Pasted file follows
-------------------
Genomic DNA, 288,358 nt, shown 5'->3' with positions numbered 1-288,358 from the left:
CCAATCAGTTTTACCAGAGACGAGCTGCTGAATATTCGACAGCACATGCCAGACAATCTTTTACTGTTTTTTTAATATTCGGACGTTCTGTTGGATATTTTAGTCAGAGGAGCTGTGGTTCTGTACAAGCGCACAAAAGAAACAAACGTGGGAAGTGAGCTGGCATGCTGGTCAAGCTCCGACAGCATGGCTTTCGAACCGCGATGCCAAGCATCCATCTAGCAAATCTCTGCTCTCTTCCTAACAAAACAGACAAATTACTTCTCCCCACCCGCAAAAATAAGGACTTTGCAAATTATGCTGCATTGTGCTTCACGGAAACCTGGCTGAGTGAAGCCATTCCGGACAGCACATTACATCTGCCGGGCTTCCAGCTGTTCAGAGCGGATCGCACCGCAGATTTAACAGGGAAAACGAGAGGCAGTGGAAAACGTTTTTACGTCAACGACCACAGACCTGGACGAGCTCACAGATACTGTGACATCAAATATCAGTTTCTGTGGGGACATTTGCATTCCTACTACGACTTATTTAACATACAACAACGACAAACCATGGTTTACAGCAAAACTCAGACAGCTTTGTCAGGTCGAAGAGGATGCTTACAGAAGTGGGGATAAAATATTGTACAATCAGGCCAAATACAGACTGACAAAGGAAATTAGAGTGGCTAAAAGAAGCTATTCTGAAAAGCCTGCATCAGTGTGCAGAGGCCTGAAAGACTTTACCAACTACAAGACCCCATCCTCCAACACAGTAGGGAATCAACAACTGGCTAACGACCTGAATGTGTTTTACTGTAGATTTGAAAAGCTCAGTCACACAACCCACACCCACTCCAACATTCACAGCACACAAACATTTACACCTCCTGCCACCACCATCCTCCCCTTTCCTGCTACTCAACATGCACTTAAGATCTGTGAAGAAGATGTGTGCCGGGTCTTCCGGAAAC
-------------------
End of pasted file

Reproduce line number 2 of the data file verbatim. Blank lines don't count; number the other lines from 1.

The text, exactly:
CCAATCAGTTTTACCAGAGACGAGCTGCTGAATATTCGACAGCACATGCCAGACAATCTTTTACTGTTTTTTTAATATTCGGACGTTCTGTTGGATATTTTAGTCAGAGGAGCTGTGGTTCTGTACAAGCGCACAAAAGAAACAAACGTGGGAAGTGAGCTGGCATGCTGGTCAAGCTCCGACAGCATGGCTTTCGAACCGCGATGCCAAGCATCCATCTAGCAAATCTCTGCTCTCTTCCTAACAAAACAGACAAATTACTTCTCCCCACCCGCAAAAATAAGGACTTTGCAAATTATGCTGCATTGTGCTTCACGGAAACCTGGCTGAGTGAAGCCATTCCGGACAGCACATTACATCTGCCGGGCTTCCAGCTGTTCAGAGCGGATCGCACCGCAGATTTAACAGGGAAAACGAGAGGCAGTGGAAAACGTTTTTACGTCAACGACCACAGACCTGGACGAGCTCACAGATACTGTGACATCAAATATCAGTTTCTGTGGGGACATTTGCATTCCTACTACGACTTATTTAACATACAACAACGACAAACCATGGTTTACAGCAAAACTCAGACAGCTTTGTCAGGTCGAAGAGGATGCTTACAGAAGTGGGGATAAAATATTGTACAATCAGGCCAAATACAGACTGACAAAGGAAATTAGAGTGGCTAAAAGAAGCTATTCTGAAAAGCCTGCATCAGTGTGCAGAGGCCTGAAAGACTTTACCAACTACAAGACCCCATCCTCCAACACAGTAGGGAATCAACAACTGGCTAACGACCTGAATGTGTTTTACTGTAGATTTGAAAAGCTCAGTCACACAACCCACACCCACTCCAACATTCACAGCACACAAACATTTACACCTCCTGCCACCACCATCCTCCCCTTTCCTGCTACTCAACATGCACTTAAGATCTGTGAAGAAGATGTGTGCCGGGTCTTCCGGAAAC